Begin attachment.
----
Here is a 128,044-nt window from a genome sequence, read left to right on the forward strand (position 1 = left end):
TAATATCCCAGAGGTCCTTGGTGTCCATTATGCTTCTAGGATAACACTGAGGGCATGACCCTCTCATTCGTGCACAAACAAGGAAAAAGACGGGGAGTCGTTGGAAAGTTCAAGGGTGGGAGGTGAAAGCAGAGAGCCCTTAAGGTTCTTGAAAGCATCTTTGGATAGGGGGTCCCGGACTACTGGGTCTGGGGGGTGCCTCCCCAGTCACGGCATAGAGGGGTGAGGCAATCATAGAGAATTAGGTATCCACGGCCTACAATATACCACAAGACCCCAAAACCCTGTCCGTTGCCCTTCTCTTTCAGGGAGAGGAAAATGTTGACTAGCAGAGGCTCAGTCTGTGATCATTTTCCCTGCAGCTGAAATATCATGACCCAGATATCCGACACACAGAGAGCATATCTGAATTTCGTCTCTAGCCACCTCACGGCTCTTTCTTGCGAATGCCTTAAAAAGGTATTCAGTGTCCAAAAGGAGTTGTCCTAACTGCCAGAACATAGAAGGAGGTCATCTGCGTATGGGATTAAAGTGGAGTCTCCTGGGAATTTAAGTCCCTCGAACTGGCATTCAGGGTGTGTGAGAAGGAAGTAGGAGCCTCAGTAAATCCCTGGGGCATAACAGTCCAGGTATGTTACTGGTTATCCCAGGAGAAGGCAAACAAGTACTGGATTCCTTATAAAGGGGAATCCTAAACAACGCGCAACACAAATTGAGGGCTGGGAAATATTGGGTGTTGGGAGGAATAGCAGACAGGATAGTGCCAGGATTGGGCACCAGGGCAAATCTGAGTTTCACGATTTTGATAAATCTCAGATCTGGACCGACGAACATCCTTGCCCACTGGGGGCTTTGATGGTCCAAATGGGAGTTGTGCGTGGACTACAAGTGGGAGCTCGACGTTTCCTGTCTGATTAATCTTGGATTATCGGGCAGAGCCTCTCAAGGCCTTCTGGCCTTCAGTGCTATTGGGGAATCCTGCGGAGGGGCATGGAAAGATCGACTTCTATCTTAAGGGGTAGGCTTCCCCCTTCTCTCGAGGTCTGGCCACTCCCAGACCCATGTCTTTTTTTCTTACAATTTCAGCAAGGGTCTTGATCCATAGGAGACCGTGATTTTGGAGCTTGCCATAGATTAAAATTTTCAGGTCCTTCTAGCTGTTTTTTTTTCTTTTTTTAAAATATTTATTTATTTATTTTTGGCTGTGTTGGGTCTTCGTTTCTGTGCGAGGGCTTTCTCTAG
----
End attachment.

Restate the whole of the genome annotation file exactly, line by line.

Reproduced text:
Here is a 128,044-nt window from a genome sequence, read left to right on the forward strand (position 1 = left end):
TAATATCCCAGAGGTCCTTGGTGTCCATTATGCTTCTAGGATAACACTGAGGGCATGACCCTCTCATTCGTGCACAAACAAGGAAAAAGACGGGGAGTCGTTGGAAAGTTCAAGGGTGGGAGGTGAAAGCAGAGAGCCCTTAAGGTTCTTGAAAGCATCTTTGGATAGGGGGTCCCGGACTACTGGGTCTGGGGGGTGCCTCCCCAGTCACGGCATAGAGGGGTGAGGCAATCATAGAGAATTAGGTATCCACGGCCTACAATATACCACAAGACCCCAAAACCCTGTCCGTTGCCCTTCTCTTTCAGGGAGAGGAAAATGTTGACTAGCAGAGGCTCAGTCTGTGATCATTTTCCCTGCAGCTGAAATATCATGACCCAGATATCCGACACACAGAGAGCATATCTGAATTTCGTCTCTAGCCACCTCACGGCTCTTTCTTGCGAATGCCTTAAAAAGGTATTCAGTGTCCAAAAGGAGTTGTCCTAACTGCCAGAACATAGAAGGAGGTCATCTGCGTATGGGATTAAAGTGGAGTCTCCTGGGAATTTAAGTCCCTCGAACTGGCATTCAGGGTGTGTGAGAAGGAAGTAGGAGCCTCAGTAAATCCCTGGGGCATAACAGTCCAGGTATGTTACTGGTTATCCCAGGAGAAGGCAAACAAGTACTGGATTCCTTATAAAGGGGAATCCTAAACAACGCGCAACACAAATTGAGGGCTGGGAAATATTGGGTGTTGGGAGGAATAGCAGACAGGATAGTGCCAGGATTGGGCACCAGGGCAAATCTGAGTTTCACGATTTTGATAAATCTCAGATCTGGACCGACGAACATCCTTGCCCACTGGGGGCTTTGATGGTCCAAATGGGAGTTGTGCGTGGACTACAAGTGGGAGCTCGACGTTTCCTGTCTGATTAATCTTGGATTATCGGGCAGAGCCTCTCAAGGCCTTCTGGCCTTCAGTGCTATTGGGGAATCCTGCGGAGGGGCATGGAAAGATCGACTTCTATCTTAAGGGGTAGGCTTCCCCCTTCTCTCGAGGTCTGGCCACTCCCAGACCCATGTCTTTTTTTCTTACAATTTCAGCAAGGGTCTTGATCCATAGGAGACCGTGATTTTGGAGCTTGCCATAGATTAAAATTTTCAGGTCCTTCTAGCTGTTTTTTTTTCTTTTTTTAAAATATTTATTTATTTATTTTTGGCTGTGTTGGGTCTTCGTTTCTGTGCGAGGGCTTTCTCTAG